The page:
Andrew Lomas is a Labour councillor for Kensington and Chelsea (Colville Ward). He tweets @andrewlomas

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This Ada Lovelace Day, let’s celebrate women in tech while confronting its sexist culture

In an industry where men hold most of the jobs and write most of the code, celebrating women's contributions on one day a year isn't enough. 

Ada Lovelace wrote the world’s first computer program. In the 1840s Charles Babbage, now known as the “father of the computer”, designed (though never built) the “Analytical Engine”, a machine which could accurately and reproducibly calculate the answers to maths problems. While translating an article by an Italian mathematician about the machine, Lovelace included a written algorithm for which would allow the engine to calculate a sequence of Bernoulli numbers.

Around 170 years later, Whitney Wolfe, one of the founders of dating app Tinder, was allegedly forced to resign from the company. According to a lawsuit she later filed against the app and its parent company, she had her co-founder title removed because, the male founders argued, it would look “slutty”, and because “Facebook and Snapchat don’t have girl founders. It just makes it look like Tinder was some accident". (They settled out of court.)

Today, 13 October, is Ada Lovelace day – an international celebration of inspirational women in science, technology, engineering and mathematics (STEM). It’s lucky we have this day of remembrance, because, as Wolfe’s story demonstrates, we also spend a lot of time forgetting and sidelining women in tech. In the wash of pale male founders of the tech giants that rule the industry,we don't often think about the women that shaped its foundations: Judith Estrin, one of the designers of TCP/IP, for example, or Radia Perlman, inventor of the spanning-tree protocol. Both inventions sound complicated, and they are – they’re some of the vital building blocks that allow the internet to function.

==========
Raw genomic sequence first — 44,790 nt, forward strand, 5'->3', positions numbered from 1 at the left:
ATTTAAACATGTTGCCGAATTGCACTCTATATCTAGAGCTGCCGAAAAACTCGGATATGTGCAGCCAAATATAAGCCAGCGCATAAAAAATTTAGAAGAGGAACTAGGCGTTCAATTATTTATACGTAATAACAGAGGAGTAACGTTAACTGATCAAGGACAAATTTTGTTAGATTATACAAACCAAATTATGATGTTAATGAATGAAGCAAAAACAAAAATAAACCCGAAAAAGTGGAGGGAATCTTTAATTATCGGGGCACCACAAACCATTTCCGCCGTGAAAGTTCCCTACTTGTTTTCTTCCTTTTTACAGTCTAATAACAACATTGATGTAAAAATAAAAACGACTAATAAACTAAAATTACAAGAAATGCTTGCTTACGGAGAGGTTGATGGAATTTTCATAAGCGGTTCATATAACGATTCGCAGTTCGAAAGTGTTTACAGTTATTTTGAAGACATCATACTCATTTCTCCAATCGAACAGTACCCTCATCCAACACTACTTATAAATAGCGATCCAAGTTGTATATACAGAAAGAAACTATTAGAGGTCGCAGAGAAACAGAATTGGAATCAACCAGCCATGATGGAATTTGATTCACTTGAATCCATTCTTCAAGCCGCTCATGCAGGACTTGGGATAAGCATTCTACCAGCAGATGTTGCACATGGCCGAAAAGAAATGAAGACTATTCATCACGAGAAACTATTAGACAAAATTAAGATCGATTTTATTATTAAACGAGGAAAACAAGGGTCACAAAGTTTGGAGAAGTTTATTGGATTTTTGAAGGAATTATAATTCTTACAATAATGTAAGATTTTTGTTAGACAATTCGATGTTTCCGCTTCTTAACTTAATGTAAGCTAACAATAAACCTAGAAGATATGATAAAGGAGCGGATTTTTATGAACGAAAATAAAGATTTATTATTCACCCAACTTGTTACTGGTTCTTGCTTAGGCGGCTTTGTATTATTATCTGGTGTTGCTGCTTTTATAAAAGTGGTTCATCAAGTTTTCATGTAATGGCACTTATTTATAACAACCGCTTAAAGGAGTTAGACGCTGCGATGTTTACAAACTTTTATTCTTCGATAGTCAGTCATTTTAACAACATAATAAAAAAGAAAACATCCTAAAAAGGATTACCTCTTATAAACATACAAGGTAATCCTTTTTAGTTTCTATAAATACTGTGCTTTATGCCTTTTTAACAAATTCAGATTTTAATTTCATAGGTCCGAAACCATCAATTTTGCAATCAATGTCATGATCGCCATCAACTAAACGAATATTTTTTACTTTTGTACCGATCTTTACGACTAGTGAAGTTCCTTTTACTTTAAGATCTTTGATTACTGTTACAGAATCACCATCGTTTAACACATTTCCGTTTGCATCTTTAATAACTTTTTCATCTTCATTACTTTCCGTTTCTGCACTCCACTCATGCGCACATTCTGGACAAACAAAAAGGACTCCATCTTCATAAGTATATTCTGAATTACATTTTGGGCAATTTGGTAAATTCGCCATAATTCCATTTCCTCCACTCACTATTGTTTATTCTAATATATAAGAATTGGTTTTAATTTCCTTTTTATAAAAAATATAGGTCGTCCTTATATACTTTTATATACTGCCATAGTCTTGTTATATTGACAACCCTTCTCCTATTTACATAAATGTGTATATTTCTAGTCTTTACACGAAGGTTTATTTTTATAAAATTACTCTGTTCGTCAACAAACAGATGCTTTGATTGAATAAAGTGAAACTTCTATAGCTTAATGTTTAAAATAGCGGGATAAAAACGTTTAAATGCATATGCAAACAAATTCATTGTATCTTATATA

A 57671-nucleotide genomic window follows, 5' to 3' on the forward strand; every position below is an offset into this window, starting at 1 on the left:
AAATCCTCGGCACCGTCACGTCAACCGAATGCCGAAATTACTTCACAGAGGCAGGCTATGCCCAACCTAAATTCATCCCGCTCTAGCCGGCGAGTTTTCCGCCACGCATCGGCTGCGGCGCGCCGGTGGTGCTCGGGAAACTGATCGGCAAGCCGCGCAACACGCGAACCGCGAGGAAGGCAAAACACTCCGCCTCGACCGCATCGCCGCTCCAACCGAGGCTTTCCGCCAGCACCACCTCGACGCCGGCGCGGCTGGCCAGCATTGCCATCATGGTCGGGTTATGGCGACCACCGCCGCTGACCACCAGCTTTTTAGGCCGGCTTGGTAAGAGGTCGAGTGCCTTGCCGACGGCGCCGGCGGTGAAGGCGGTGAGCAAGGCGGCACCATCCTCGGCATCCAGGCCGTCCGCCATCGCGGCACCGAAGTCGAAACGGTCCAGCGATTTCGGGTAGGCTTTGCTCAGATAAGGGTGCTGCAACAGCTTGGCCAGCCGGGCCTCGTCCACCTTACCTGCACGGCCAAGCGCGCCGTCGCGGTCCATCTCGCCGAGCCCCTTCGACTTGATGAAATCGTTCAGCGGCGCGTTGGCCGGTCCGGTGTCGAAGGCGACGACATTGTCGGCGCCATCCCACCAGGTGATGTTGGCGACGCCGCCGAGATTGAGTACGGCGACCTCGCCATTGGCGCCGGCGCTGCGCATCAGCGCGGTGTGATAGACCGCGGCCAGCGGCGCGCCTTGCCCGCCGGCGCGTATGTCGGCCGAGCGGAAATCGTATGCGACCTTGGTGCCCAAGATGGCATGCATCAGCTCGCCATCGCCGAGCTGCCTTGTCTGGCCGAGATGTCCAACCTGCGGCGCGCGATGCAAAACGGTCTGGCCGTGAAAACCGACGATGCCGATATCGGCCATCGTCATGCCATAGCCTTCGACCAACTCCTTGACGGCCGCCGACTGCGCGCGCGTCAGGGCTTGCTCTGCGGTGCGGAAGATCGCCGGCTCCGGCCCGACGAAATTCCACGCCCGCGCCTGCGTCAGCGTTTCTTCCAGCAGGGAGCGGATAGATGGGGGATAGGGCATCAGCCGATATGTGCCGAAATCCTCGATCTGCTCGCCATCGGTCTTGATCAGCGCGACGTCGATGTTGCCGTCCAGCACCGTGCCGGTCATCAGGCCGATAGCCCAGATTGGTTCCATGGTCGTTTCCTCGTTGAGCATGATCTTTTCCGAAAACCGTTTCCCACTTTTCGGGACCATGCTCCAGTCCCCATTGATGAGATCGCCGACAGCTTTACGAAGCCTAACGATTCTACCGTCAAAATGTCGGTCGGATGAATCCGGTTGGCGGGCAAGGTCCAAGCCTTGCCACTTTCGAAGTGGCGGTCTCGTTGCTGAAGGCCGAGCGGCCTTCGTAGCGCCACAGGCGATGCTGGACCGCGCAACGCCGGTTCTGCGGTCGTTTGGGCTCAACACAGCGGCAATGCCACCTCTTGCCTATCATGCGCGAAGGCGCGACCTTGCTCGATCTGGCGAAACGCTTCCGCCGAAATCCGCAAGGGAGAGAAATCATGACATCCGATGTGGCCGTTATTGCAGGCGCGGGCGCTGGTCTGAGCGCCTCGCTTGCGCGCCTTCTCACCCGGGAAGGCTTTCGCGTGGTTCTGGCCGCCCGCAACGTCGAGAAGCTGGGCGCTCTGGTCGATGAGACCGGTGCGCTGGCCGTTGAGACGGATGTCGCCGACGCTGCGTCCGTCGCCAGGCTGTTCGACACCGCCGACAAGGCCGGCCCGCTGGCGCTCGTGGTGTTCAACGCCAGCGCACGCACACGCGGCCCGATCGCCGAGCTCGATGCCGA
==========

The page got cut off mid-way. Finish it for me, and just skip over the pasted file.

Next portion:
And yet David Streitfield, a Pulitzer-prize winning journalist, someow felt it accurate to write in 2012: “Men invented the internet. And not just any men. Men with pocket protectors. Men who idolised Mr Spock and cried when Steve Jobs died.”

Perhaps we forget about tech's founding women because the needle has swung so far into the other direction. A huge proportion – perhaps even 90 per cent - of the world’s code is written by men. At Google, women fill 17 per cent of technical roles. At Facebook, 15 per cent. Over 90 per cent of the code respositories on Github, an online service used throughout the industry, are owned by men. Yet it's also hard to believe that this erasure of women's role in tech is completely accidental. As Elissa Shevinsky writes in the introduction to a collection of essays on gender in tech, Lean Out: “This myth of the nerdy male founder has been perpetuated by men who found this story favourable."

Does it matter? It’s hard to believe that it doesn’t. Our society is increasingly defined and delineated by code and the things it builds. Small slip-ups, like the lack of a period tracker on the original Apple Watch, or fitness trackers too big for some women’s wrists, gesture to the fact that these technologies are built by male-dominated teams, for a male audience.

In Lean Out, one essay written by a Twitter-based “start-up dinosaur” (don’t ask) explains how dangerous it is to allow one small segment of society to built the future for the rest of us:

If you let someone else build tomorrow, tomorrow will belong to someone else. They will build a better tomorrow for everyone like them… For tomorrow to be for everyone, everyone needs to be the one [sic] that build it.

So where did all the women go? How did we get from a rash of female inventors to a situation where the major female presence at an Apple iPhone launch is a model’s face projected onto a screen and photoshopped into a smile by a male demonstrator? 

Photo: Apple.